• Facilitate cultural change within the organization 
  • Build policies, guidelines, processes and tools 
  • Share effective practices across the company
  • Advance more systematic patient-centric practices company-wide
  • Facilitate and coordinate implementation
  • Manage internal alignment of patient engagement and advocacy outreach efforts

In total, 121 case examples of patient-centric initiatives were gathered and analyzed. These case examples produced 650 metrics in total, of which 260 were quantitative in nature. 

The working group was unable to aggregate the quantitative metrics across the case studies to derive average impact measures and to make meaningful comparisons. 

At this time, companies have neither defined nor collected metrics uniformly. 

Patient and professional advisory boards, social media engagement and patient education programs were among those offering the highest return on engagement. These initiatives required minimal investment, were relatively easy to implement and had a significant reported impact, including faster study planning, approval and initiation time lines; higher randomization, recruitment and retention rates; fewer disruptions and delays; and more positive study volunteer satisfaction levels.

 

Wearable devices, home nursing networks and telemedicine generally provided a strong but relatively lower return on engagement, as they required larger upfront investment and more substantial technical and operating support to implement. Impact measures showed improvements in enrollment and retention rates.

The DIA website provides a detailed summary of 12 patient engagement initiative categories for which case-example metrics were gathered. The website also provides a Return on Engagement Toolkit for sponsor companies to apply to measure the impact of their own initiatives.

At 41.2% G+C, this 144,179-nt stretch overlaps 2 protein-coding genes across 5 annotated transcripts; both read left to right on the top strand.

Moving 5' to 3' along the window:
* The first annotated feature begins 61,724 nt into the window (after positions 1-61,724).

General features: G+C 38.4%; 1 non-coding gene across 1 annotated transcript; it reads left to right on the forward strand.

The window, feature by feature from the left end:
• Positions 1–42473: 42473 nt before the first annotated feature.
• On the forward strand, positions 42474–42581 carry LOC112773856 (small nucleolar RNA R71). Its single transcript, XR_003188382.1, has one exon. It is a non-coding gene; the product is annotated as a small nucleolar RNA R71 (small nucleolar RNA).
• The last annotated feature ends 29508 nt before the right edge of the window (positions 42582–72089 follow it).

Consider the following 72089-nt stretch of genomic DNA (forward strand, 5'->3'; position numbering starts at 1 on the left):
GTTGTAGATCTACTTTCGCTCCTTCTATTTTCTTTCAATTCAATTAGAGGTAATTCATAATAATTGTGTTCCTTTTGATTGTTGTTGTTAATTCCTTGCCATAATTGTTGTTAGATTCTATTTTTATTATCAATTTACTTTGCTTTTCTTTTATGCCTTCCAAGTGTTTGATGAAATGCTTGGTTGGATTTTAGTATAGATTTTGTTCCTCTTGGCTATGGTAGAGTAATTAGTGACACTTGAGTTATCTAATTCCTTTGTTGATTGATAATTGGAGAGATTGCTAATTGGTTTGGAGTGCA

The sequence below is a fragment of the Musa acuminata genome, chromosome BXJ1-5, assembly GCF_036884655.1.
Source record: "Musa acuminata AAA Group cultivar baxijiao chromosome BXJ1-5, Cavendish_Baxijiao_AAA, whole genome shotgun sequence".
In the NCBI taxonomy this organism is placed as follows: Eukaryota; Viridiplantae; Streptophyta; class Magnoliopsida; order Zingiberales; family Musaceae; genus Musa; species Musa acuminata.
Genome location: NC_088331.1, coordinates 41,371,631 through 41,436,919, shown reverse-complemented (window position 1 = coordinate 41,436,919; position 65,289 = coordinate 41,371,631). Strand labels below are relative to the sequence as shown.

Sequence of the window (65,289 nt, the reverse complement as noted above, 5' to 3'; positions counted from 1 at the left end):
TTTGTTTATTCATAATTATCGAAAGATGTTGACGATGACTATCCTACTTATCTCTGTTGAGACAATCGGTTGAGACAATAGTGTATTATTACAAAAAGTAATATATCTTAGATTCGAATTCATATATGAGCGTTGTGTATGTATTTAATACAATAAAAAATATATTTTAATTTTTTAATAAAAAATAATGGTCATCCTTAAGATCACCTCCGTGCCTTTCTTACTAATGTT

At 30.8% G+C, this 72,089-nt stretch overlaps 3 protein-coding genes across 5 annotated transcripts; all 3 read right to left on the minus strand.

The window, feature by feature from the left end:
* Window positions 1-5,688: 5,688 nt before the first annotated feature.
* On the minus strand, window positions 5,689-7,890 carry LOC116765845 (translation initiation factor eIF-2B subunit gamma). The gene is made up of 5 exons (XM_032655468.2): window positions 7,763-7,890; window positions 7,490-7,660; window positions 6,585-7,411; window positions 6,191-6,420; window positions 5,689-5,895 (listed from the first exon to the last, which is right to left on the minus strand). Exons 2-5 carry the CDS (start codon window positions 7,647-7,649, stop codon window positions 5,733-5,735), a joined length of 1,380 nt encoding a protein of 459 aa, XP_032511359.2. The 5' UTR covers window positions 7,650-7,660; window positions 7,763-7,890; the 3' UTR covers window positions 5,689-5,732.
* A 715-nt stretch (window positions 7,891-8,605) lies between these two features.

Prospective valuation modeling

The Clinical Trials Transformation Initiative (CTTI) funded a project in 2016 to model the value proposition of patient engagement. Project members included representatives from several pharmaceutical companies, Duke University and Tufts CSDD, and CTTI. The aim of this study was to apply a widely accepted financial modeling method commonly used by high-risk, R&D-intensive industries to guide portfolio planning and investment.

The model components include factors that drive project value or net return— such as the revenue generated following a successful commercial launch; the direct and indirect total development and commercialization costs; the cumulative development cycle time duration; and the probability of success due to technical and regulatory risk.  

The CTTI team developed base-case models of typical Phase II and Phase III oncology development programs using benchmark cycle time, cost and risk data gathered, maintained and published by Tufts CSDD. The model outputs included both net present value (NPV) and expected net present value (ENPV) estimates. The former is defined as the after-tax, inflation-adjusted present value of incoming and outgoing cash flows, assuming regulatory approval and market launch.